Battered by years of combat, the ferocious soldier loses his best friend, then slides into a deep depression. Suffering and delusional, he tries to kill his commanders but fails. Then he settles on a new target — himself — and succeeds. Invisible, lethal scars of war claim yet another victim.
That soldier might have fought in Iraq or Afghanistan. Or Vietnam, Korea, World War II, World War I. Any war. That particular soldier, however, is the invention of the ancient Greek dramatist Sophocles, a retired general who wrote about the valiant, suicidal Ajax in the 5th century B.C.
Bryan Doerries, a writer, director and translator, is certain that stories written centuries ago carry with them the undiminished power to enlighten, move and heal.
“I am a self-proclaimed evangelist for classical literature and its relevance to our lives today,” Doerries writes in the prologue to his book The Theater of War (Knopf, $26.95). “It is my belief that ancient Greek tragedies have something urgent to show us about ourselves, something that we desperately need to see.”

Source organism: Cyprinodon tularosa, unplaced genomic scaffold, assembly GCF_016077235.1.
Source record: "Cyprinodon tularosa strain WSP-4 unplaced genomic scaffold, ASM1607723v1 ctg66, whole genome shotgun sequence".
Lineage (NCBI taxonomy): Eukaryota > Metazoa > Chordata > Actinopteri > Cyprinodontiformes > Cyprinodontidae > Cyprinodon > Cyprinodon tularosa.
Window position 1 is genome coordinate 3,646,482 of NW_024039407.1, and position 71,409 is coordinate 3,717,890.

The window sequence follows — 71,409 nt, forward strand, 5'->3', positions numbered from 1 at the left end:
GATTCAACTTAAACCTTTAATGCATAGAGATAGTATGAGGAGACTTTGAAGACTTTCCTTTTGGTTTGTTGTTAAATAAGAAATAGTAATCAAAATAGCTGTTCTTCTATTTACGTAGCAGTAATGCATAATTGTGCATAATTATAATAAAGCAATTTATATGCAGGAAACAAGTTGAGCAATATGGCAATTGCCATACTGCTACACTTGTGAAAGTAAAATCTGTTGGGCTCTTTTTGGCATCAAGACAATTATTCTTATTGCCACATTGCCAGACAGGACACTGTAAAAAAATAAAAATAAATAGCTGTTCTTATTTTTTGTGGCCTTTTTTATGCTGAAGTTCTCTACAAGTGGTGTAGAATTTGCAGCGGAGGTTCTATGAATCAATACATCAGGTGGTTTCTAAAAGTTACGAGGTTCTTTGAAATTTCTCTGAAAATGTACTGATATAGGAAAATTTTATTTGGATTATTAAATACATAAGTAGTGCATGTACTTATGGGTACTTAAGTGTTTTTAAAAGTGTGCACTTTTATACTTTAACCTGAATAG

Never miss a local story.
Doerries will appear at the Miami Book Fair at 6:30 p.m. Saturday, along with actors David Strathairn and Paul Giamatti, to discuss and read from a book that is part memoir, part testament to the enduring power of drama.
As he explains in Theater of War, Doerries had firsthand experience with suffering and loss at a young age. His psychologist father, diagnosed with type 2 diabetes in 1976 (the year Doerries was born), refused to do anything to fight the disease; the consequences led to kidney failure and a transplant, blindness, dementia, hallucinations and a protracted, terrible death. The author’s girlfriend Laura, diagnosed with cystic fibrosis three days after birth, received a lung transplant but died — quietly, and with those she loved surrounding her — at the age of 22.
At Ohio’s Kenyon College, Doerries laboriously learned ancient Greek, Latin, Hebrew and German, intending to become become a philologist (one who studies historical texts). But his senior year staging of Euripides’ The Bacchae (he did the translation) set Doerries on a different path. He came to believe that Greek drama — many kinds of drama — could make a difference in 21st century lives.